The success of these recent IPOs has led investors to think about a possible revival of ECM, even for late-stage start-ups, in the latter half of 2023. As a matter of fact, numerous VC-backed firms that initially planned for IPOs last year then indicated their intentions to wait for more favourable market conditions. The most representative examples include Klarna, Stripe, and Reddit.

Klarna is a fintech firm offering a “buy now, pay later” service, established in 2005 in Stockholm. It managed to maintain a history of profitability until 2018, when it embarked on significant investments in the US market, with plans of eventually going public in the United States. According to recent remarks from CEO Sebastian Siemiatkowski, Klarna has fulfilled all its prerequisites for contemplating an initial public offering but is currently waiting for improved market conditions. This decision is understandable when looking at Klarna’s substantial decline in valuation over the past two years. The company, once the most highly valued unlisted start-up in Europe at $46bn, has seen its estimated worth plummet to $6.7bn, even necessitating substantial workforce reductions. This situation serves as a perfect example of the adverse effects that higher interest rates coupled with widespread uncertainty and volatility, have had on start-ups whose value, arguably excessive, referred in its majority on expectations of future profits. Payment processing company Stripe was also rumoured to be exploring an IPO. However, following a substantial $6.5bn Series I fundraising round that halved its previous 2021 valuation of $95bn, the necessity for further fundings at a similar discount is unclear. Reddit, the social media website, had confidentially filed for an IPO in December 2021. However, with no further comments on the matter, it is clear that any plans have been postponed to better times.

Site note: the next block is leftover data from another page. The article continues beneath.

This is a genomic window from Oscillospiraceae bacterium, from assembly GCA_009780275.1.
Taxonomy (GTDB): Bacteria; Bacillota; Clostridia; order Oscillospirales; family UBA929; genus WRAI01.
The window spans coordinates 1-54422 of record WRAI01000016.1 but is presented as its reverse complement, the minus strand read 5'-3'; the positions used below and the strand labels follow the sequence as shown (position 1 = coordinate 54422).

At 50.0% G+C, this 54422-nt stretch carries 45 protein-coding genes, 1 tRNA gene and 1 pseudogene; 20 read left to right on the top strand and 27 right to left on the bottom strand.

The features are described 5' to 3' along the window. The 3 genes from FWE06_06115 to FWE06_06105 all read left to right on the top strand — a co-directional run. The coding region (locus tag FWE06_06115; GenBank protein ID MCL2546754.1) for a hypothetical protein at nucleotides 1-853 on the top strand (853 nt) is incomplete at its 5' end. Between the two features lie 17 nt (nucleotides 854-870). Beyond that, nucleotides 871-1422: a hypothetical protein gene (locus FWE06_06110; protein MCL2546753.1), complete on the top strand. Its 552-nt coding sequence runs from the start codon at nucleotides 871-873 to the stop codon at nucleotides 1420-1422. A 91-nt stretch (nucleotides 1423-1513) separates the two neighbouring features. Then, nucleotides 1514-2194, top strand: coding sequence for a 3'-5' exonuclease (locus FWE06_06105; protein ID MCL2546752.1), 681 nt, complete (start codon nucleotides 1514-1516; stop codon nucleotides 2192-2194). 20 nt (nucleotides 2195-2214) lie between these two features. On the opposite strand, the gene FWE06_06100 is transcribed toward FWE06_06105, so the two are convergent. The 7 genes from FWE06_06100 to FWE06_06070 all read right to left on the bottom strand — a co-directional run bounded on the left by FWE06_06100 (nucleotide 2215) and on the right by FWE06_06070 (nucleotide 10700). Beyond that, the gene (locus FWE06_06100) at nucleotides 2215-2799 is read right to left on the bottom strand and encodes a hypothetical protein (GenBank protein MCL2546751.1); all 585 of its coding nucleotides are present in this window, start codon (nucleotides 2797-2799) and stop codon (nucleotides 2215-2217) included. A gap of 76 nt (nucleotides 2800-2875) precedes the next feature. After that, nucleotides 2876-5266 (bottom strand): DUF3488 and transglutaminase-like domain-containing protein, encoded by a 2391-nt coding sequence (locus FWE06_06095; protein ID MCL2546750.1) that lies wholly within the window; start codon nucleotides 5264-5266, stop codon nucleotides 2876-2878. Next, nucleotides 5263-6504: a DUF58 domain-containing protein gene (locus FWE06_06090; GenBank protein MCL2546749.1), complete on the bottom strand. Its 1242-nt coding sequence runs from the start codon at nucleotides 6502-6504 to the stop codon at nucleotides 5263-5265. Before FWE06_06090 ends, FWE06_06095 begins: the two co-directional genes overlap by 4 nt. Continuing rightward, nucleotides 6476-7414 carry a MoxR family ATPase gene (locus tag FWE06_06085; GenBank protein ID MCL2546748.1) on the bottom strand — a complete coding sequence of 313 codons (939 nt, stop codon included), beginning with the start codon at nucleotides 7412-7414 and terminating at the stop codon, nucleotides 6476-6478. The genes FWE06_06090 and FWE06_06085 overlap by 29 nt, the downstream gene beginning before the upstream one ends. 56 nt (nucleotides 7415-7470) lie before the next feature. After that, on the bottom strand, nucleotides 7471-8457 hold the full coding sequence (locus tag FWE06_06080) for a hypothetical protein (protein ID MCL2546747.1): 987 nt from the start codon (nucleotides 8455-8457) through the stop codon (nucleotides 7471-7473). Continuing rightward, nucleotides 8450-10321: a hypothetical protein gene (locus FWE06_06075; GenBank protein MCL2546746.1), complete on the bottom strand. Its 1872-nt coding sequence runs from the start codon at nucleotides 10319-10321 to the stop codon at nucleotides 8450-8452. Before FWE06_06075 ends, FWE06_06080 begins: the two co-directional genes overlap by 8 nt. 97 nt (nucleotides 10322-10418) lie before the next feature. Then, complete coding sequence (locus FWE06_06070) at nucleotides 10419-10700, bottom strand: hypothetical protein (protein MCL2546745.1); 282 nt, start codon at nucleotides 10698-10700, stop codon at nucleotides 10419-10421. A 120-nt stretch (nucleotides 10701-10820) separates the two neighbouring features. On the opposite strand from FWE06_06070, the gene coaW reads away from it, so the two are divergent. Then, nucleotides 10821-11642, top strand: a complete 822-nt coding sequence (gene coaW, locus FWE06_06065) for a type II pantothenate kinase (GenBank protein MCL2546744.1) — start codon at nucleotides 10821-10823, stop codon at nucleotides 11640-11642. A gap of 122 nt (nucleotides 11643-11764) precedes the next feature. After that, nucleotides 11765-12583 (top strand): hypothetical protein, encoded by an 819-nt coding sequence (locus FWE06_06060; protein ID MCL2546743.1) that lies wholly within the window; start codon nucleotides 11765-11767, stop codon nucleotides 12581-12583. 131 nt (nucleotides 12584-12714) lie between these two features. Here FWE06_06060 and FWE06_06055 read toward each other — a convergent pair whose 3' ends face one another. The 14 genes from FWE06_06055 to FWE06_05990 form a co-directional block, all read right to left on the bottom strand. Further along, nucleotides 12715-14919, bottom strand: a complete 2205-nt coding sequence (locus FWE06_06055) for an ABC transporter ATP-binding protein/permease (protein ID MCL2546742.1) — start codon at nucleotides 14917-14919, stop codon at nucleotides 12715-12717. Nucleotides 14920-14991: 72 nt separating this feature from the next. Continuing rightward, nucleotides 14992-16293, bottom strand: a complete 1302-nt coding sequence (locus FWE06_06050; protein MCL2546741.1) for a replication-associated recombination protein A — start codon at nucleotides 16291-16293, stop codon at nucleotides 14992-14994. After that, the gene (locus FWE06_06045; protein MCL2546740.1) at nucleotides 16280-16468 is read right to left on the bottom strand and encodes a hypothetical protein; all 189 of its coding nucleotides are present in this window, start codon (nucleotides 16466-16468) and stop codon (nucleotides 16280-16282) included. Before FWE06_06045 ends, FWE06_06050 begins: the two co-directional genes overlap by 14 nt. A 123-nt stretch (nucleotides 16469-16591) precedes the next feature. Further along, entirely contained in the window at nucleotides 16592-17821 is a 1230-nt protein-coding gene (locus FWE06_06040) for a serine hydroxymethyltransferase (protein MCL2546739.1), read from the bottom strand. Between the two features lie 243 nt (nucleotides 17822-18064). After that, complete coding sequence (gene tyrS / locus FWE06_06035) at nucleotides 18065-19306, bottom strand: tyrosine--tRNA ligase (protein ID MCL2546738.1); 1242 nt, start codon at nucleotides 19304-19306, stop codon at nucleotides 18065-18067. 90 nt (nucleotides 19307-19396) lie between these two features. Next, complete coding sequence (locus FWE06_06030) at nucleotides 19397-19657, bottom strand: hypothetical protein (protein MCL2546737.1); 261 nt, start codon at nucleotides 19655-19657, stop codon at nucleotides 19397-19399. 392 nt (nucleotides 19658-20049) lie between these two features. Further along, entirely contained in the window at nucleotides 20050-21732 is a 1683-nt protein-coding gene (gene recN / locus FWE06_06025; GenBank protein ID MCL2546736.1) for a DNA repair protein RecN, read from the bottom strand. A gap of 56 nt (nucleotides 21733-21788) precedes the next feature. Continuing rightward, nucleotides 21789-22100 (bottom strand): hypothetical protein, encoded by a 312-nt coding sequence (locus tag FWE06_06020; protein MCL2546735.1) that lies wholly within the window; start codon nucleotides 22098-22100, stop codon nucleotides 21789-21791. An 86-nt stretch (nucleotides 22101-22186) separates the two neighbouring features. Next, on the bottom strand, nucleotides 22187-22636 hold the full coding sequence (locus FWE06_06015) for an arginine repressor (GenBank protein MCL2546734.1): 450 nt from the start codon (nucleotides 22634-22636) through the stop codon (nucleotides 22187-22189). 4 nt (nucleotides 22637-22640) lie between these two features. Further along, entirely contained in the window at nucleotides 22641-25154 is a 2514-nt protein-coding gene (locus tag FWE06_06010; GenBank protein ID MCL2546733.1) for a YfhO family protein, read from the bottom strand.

An analysis of these cases raises some important considerations. Start-ups typically do not generate significant cash flows until later stages, making raising additional capital a necessity. Within the current market environment, this leaves many of them facing a choice between raising money at a reduced valuation, taking on debt, or implementing cost-cutting measures while waiting for more favourable conditions. However, they also demonstrate that a successful IPO is still viewed as a favourite exit opportunity for VC investors, founders and employees, as well as a means of raising additional funds for the company. The decrease in ECM activity can thus be interpreted as a result of reduced valuations due to external macroeconomic factors, rather than a change in its perception and desirability. That is, once market conditions and valuations improve, a return to previous volume of deals can be reasonably expected.

Crucially, the recent success of some IPOs by VC-backed start-ups, coupled with the substantial listing by Arm, may have a positive signalling effect for firms currently waiting for better market conditions to pursue their listing plans, having thus the potential of jump-starting ECM activity. Venture capitalists, recognizing the difficulties of finding exit opportunities in the current IPO and M&A slump, have been cutting back on start-up investments. However, a sudden revitalization of the IPO market could potentially reverse this trend, especially considering that, according to a recent study by Crunchbase, VCs have accumulated substantial reserves of “dry powder” – capital that has been raised but not yet deployed. This could, in turn, enable growing companies to achieve higher valuations once more, with the present ones drastically lower than those prior to 2022. In fact, during that period start-ups valuations were motivated by either extreme growth expectations or irrational motives that created a financial quasi-bubble situation. Because of these optimistic assumptions made when determining their value, the effects of a diffused pessimism and the general market downturn were amplified for such companies. However, for the same reasons, a successful series of IPOs and higher VC fundings may rekindle investor sentiment, pushing valuations higher and even mitigating losses on VC balance sheets.